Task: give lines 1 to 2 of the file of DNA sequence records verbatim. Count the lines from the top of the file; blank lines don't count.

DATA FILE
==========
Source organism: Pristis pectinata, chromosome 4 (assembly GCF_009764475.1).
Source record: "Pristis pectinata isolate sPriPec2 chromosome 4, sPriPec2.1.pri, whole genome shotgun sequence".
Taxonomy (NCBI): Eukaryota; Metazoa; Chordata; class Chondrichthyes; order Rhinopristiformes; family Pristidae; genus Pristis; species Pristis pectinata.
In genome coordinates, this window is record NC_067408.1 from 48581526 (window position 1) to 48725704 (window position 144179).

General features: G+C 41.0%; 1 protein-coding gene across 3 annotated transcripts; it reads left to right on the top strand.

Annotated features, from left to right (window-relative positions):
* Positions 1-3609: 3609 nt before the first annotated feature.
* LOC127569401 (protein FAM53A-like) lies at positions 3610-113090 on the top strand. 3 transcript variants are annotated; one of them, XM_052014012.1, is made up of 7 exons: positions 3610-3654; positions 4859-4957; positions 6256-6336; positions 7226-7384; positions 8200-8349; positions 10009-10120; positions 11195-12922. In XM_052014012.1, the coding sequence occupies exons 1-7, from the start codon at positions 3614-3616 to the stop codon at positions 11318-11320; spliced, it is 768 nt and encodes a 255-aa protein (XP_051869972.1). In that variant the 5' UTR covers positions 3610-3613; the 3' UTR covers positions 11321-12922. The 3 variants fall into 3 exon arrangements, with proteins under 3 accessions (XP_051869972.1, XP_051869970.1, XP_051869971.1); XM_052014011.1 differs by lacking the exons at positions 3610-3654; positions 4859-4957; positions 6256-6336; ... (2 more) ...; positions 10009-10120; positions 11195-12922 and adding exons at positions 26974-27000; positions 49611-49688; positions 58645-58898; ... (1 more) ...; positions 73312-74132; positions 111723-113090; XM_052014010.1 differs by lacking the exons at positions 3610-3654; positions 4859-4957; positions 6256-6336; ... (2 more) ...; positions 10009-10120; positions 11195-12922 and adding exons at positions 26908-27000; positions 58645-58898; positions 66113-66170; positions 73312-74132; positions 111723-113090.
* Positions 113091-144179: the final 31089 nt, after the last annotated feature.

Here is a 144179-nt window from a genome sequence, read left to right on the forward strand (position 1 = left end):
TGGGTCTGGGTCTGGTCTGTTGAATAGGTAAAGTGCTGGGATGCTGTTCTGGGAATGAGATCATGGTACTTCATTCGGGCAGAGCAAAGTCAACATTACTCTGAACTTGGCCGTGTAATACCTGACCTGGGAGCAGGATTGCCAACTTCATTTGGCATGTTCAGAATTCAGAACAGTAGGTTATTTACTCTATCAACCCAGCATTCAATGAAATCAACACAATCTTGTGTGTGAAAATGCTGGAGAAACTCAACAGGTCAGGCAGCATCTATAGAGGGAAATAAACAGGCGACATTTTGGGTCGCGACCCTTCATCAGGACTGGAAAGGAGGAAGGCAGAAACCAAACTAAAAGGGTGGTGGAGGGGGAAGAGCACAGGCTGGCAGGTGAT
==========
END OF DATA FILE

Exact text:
Source organism: Pristis pectinata, chromosome 4 (assembly GCF_009764475.1).
Source record: "Pristis pectinata isolate sPriPec2 chromosome 4, sPriPec2.1.pri, whole genome shotgun sequence".